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US Midwest drought expands, but forecast rains offer relief to crops

US Midwest drought expands, but forecast rains offer relief to crops
© Reuters. FILE PHOTO: Corn struggles with drought in Nance County, Nebraska, U.S. August 22, 2022. REUTERS/Karen Braun/File Photo

By Karl Plume

CHICAGO (Reuters) – The most intense drought to hit the U.S. Midwest farm belt since 2012 deepened over the past week, sapping soil moisture and threatening crop yield potential in the heaviest corn and soybean production areas of the United States.

But a series of rain storms forecast over the next two weeks in the southern and central Midwest could help stabilize or improve crop conditions that have been eroding for weeks and recharge soil moisture just ahead of the corn crop’s critical pollination period in late July.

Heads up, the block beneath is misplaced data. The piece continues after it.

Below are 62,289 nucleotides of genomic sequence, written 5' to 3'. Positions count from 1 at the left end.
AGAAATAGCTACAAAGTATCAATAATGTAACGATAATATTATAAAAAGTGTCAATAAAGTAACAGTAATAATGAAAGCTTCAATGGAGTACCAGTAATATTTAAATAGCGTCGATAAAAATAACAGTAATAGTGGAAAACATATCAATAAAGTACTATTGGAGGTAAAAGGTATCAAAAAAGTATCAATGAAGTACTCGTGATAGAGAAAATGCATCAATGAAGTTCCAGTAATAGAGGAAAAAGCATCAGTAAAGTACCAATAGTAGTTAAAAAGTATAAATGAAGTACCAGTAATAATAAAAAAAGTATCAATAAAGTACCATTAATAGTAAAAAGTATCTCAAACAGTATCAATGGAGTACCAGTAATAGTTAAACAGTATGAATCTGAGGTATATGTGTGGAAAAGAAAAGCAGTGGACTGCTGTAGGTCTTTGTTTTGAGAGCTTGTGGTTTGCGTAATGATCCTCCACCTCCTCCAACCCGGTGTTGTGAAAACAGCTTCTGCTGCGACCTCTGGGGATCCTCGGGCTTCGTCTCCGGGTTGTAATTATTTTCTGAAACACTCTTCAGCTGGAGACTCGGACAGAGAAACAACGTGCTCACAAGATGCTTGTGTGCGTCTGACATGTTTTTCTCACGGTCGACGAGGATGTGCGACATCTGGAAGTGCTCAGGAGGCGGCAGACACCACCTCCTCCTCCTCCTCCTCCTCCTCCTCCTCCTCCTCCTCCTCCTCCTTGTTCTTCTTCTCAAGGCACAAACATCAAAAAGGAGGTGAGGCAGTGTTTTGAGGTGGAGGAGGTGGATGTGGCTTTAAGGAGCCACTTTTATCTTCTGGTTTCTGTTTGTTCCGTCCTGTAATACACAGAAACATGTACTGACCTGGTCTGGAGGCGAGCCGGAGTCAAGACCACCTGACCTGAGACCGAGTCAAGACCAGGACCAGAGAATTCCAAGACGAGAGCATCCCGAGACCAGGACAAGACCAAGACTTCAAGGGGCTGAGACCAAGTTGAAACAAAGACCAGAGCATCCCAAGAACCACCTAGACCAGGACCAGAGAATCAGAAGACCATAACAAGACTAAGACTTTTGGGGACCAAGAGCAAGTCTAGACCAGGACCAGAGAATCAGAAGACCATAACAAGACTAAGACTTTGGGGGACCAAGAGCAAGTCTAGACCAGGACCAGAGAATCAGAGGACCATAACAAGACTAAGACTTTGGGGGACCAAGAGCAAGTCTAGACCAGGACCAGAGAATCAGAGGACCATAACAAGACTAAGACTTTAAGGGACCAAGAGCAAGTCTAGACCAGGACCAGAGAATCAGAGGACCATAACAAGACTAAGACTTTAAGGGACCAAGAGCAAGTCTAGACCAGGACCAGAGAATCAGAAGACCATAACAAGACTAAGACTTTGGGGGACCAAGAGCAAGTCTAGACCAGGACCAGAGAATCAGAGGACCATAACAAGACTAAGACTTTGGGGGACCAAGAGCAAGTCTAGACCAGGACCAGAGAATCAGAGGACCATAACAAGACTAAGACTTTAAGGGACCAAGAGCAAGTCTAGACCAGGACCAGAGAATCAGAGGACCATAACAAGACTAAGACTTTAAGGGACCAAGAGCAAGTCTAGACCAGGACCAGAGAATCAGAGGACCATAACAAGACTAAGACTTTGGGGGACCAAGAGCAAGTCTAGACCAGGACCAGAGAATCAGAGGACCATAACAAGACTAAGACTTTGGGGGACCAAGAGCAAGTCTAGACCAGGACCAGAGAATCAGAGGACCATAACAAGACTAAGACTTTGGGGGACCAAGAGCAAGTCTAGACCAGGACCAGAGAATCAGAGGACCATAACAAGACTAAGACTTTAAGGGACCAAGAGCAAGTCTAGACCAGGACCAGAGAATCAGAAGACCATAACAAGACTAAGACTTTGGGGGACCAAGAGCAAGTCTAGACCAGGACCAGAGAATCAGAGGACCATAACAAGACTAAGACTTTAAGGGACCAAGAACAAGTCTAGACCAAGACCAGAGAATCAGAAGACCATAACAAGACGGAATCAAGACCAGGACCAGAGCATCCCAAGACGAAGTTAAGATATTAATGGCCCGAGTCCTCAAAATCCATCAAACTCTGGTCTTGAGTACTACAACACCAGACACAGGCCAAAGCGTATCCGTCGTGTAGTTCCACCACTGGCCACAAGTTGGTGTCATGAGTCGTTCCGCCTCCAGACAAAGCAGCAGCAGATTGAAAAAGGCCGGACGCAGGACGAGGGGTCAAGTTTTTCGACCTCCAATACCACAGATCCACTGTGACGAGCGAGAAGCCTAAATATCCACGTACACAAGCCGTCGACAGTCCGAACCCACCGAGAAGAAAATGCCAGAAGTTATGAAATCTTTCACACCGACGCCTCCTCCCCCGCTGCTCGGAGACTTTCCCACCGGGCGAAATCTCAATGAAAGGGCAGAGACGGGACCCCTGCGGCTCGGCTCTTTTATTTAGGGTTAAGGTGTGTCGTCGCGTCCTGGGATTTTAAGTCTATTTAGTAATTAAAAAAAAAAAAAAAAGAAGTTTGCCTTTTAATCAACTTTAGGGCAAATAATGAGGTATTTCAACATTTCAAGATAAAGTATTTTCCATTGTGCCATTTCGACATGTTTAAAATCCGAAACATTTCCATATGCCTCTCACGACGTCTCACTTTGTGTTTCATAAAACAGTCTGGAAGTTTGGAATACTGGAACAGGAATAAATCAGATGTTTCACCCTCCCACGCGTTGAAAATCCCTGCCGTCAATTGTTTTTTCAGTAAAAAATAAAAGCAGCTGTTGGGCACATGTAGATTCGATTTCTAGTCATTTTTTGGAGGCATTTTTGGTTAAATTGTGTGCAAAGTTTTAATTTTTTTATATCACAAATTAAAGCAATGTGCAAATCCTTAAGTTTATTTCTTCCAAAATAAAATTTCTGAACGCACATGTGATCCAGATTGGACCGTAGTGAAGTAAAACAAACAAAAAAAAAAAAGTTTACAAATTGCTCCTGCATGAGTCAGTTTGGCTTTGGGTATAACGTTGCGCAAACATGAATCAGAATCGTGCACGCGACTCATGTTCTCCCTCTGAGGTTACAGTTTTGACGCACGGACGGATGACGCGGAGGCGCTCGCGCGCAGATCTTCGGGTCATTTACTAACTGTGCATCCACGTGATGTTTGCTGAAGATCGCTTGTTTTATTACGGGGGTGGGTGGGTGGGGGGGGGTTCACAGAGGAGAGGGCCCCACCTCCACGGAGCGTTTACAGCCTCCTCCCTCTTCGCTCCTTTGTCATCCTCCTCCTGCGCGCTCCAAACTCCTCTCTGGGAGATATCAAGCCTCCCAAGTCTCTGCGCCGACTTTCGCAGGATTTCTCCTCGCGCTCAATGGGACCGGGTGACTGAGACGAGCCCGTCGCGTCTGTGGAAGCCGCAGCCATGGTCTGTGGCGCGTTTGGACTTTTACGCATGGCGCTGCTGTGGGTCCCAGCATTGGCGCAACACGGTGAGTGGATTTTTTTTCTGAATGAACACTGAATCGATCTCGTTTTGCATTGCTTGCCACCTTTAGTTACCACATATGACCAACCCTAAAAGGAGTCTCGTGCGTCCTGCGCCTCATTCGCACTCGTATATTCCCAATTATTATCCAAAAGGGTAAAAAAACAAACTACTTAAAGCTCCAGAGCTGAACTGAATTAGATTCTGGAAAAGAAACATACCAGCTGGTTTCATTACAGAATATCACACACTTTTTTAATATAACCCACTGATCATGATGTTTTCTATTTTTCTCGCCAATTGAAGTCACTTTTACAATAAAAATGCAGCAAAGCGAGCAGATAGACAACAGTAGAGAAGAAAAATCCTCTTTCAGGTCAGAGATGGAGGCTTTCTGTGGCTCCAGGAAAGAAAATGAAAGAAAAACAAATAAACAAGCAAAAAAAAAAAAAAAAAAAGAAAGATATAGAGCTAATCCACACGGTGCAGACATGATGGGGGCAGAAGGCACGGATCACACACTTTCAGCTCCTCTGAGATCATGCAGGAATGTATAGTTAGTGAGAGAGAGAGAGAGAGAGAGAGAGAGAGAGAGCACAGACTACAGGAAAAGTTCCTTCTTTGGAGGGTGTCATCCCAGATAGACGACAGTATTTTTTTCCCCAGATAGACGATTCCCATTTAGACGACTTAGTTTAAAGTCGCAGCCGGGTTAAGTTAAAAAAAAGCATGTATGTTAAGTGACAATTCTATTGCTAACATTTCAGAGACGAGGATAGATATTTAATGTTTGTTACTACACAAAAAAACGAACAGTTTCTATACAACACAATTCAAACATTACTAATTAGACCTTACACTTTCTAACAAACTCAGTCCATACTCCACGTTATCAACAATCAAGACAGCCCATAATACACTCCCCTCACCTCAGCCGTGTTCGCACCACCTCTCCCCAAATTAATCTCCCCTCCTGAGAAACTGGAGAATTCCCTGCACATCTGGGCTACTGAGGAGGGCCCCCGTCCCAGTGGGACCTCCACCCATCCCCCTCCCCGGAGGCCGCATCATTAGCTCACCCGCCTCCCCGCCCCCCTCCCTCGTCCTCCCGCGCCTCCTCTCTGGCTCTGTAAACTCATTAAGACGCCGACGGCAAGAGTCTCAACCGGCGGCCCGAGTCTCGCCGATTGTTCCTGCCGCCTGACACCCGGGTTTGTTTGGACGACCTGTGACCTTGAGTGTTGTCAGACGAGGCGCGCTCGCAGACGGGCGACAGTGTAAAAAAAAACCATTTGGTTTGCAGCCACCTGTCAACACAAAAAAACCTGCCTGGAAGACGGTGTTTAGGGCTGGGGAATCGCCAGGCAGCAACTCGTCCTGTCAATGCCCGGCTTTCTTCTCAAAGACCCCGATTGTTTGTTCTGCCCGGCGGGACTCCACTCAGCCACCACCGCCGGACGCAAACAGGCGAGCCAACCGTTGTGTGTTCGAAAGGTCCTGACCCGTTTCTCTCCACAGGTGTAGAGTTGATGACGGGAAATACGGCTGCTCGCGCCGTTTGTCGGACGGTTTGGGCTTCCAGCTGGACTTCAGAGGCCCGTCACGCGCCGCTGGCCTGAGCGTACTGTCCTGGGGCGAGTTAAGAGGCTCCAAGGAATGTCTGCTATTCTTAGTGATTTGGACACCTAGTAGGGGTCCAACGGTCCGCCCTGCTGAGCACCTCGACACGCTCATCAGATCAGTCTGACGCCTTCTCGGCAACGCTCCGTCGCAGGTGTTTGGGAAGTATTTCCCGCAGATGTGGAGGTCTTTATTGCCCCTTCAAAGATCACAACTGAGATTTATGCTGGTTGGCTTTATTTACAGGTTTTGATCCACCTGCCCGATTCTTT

The improving weather outlook triggered steep breaks in corn and soybean markets this week after concerns about the dry start to the U.S. summer crop season had rallied prices to multi-month highs last week.

However, drought conditions worsened in the heaviest crop production areas of the Midwest over the past week. Weekly drought Monitor data showed 65% of the region in moderate drought or worse as of June 27, up from 58% a week earlier and the broadest area since 2012.

More than 89% of Iowa, the top corn and No. 2 soybean state, and nearly 93% of Illinois, the largest soy grower and second-largest corn producer, were under moderate drought or worse.

“Right now about 45% of the corn and soy belt is where the main concerns are, and it’s right through the heart of the belt.” said Joe Woznicki, meteorologist at Commodity Weather Group.

A series of rain systems beginning this weekend will likely benefit crops, particularly in central and southern areas of the Midwest, he said.

“After the next two weeks, the main portions of the belt that are going to remain too dry would be southeast Minnesota, Wisconsin, northeast Iowa, Michigan and Missouri, or about a quarter of the belt,” Woznicki said.

Conditions varied over the past week in the High Plains, with the drought worsening in eastern Nebraska and Kansas but improving in western Nebraska and the Dakotas, Drought Monitor data showed.

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